American Literary Critic Henry Luis Gates Jr. And His Book Of Fatherhood

As a child I can remember growing up with all races and nationalities; our neighborhood had White-American, Asian-American, American Indians and some African Americans sprinkled all over in our little neighborhood. We were often raised to treat everyone as an individual no matter how they looked or what they did. My parents would teach me to respect my elders and to excuse myself when we interrupt adults in a conversation. At home we grew up eating dinner at the table with our siblings, taking turns doing the dishes, mopping and vacuuming the floors in our home. There were times when me and my friends were stared at and were made fun of because we were all different races hanging out together; one day me and my friends were all walking home from playing a hard game of basketball and this big blue van drove by us and the driver murmured something like “yall get your butts out of the street!” And we just shrugged it off and laughed but then he puts on his breaks and shouts “Did yall say something?” And we were so stunned and quickly said “Naw man, we aint say nothing!” And the guy just drives off. I think that man did not like all of us walking together in the neighborhood that day but some of us are still good friends to this day. Growing up with different races intrigued me to learn more about them. In high school I took a black history course where I learned about activist like Dr. King and journalist like Henry Louis Gates Jr, and from that day I never stopped learning about my history.

Henry Louis Gates, Jr. was born on September 16, 1950, in Keyser, West Virginia. Henry is most known as an American literary critic and scholarly successor for his pioneering theories of African literature and African American literature. Henry’s mother is Pauline Augusta Coleman Gates, she worked cleaning houses, his father Henry Louis Gates Senior worked at a paper mill and was a janitor. Henry Louis Gates Jr. was married to Sharon Lynn Adams. From this union were born two daughters Maggie Gates and Liza Gates. Maggie was Henry’s first born and there is not much info about her life.  Liza is Henry’s second born child, she’s currently a Clinical Functional Family Intervention Therapist.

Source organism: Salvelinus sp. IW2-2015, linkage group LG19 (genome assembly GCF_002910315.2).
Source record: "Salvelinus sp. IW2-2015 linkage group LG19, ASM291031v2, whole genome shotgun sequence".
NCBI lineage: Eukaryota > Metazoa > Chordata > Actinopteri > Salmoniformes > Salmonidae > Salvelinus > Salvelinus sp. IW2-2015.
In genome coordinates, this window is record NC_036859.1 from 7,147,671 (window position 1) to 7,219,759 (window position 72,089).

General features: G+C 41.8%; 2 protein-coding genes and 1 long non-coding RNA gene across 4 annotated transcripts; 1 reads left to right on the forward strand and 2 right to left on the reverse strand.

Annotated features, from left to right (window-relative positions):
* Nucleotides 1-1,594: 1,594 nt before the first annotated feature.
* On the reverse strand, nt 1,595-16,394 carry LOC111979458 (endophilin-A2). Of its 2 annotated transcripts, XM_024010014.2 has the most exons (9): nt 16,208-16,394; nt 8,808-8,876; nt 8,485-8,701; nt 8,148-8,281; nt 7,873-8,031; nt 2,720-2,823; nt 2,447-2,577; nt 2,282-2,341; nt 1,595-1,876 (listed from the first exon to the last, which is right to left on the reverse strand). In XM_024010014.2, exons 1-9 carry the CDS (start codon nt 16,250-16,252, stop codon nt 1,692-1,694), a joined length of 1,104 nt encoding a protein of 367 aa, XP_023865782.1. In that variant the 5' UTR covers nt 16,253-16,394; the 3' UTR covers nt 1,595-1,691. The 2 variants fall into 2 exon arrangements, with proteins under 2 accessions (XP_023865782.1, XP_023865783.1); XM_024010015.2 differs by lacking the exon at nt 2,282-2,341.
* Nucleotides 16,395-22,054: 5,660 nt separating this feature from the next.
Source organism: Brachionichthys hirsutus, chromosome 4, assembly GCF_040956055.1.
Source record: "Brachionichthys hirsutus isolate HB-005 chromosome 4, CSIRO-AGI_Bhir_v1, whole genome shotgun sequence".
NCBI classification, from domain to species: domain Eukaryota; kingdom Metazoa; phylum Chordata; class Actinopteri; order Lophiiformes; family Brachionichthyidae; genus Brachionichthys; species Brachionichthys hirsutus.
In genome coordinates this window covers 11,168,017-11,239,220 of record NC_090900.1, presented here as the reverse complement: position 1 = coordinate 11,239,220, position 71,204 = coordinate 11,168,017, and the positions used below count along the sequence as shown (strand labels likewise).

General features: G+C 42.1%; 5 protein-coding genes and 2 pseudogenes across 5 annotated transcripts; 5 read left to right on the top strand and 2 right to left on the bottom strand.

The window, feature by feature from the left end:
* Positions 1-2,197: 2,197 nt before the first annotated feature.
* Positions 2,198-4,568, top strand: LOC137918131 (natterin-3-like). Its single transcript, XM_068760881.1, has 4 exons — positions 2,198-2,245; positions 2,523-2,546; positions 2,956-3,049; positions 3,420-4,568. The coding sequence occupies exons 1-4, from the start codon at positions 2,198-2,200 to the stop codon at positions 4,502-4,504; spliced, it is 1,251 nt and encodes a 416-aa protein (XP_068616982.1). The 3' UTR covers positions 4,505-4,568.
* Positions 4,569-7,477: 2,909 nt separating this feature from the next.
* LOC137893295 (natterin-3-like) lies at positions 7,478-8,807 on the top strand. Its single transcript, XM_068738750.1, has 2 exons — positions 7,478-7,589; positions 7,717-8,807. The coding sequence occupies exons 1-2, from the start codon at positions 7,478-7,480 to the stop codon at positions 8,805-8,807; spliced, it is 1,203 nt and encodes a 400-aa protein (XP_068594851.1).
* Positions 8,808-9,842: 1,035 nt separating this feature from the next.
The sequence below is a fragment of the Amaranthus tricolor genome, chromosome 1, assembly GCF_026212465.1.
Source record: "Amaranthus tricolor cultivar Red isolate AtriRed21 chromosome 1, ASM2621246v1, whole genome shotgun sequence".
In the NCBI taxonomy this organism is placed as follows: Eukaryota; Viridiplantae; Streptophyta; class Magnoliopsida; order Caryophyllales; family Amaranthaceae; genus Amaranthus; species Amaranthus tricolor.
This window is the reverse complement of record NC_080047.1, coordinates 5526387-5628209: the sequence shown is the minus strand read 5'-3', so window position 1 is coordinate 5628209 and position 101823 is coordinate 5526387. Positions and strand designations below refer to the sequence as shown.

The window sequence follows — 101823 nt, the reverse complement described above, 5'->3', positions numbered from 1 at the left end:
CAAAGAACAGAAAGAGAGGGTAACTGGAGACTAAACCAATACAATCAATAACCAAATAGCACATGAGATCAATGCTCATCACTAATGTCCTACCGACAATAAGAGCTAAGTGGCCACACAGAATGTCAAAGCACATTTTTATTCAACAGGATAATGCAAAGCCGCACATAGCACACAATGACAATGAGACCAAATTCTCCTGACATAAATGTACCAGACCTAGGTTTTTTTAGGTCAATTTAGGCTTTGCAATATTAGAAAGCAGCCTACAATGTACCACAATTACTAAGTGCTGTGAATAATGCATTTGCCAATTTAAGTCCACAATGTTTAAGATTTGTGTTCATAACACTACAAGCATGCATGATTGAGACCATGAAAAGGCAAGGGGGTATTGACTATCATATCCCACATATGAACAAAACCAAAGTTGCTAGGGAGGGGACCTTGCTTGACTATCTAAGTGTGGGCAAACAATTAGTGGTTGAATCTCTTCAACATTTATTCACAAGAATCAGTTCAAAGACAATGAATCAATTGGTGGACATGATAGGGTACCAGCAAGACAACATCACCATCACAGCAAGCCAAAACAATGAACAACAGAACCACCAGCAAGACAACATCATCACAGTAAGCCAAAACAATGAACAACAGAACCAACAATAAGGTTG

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Gates was a 1968 valedictorian graduate of his high school and attended a local junior college before enrolling at Yale University, where he earned a Bachelor’s degree in History in 1973. 

After receiving two fellowships in 1970, he took a trip to visit Africa, working as an anesthetist in a hospital in Tanzania and then traveling through other parts of the African nations. In 1973 he entered Clare College, Cambridge, where one of his tutors was a Nigerian writer named Wole Soyinka. Soyinka pushed Gates to study literature instead of history. Soyinka also taught him about the culture of the Yoruba, which I found out to be one of the largest Nigerian ethnic groups. Gates once taught literature and African American studies at Yale University, Cornell University, Duke University and Harvard University and was appointed W.E.B. Du Bois Professor of the Humanities in 1991. Since the 1980s, Gates edited a handful of critical antho

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logies of African American literature, including Black Literature and Literary Theory just to name a few. Gates also got involved with various television documentaries that were aired on PBS, such as, hosting shows like “African American Lives”, “Faces of America” and one of my favorites “Finding Your Roots.” Gates also dabbled in other tv credits such as “Black in Latin America.” As Gates continued his success, racism somehow weaved its way in his pathway in July of 2009. Gates was arrested and charged with disorderly conduct; after he had returned from traveling abroad. Gates had forced open the door to his house in Cambridge, Massachusetts. A sudden call to the police from a neighbor, who believed at that time a robbery might be under way. I discovered that the police report stated that Gates refused to cooperate when he was later questioned in his home, which resulted in his arrest. Gates claimed that his arrest was a sign of racism.

The history of African American history goes beyond slavery and I have to thank my father for taking me to National Museum of African-American History and Culture in Washington DC and the curiosity of Henry Luis Gates Jr about African-American history. If I were not brought up in a diverse neighborhood and exposed to different cultures, I probably would not have been as open-minded enough to even consider trips to Ghana or Japan. America must be literally dipped in the pool of culture so that we can understand each other; in other words, we must get to know all cultures before we set judgment on any man or women.

We should never judge a person with the stereotyping of a skin color; rather look at the content of his or her character like Martin Luther King so eloquently stated in one of his speeches.


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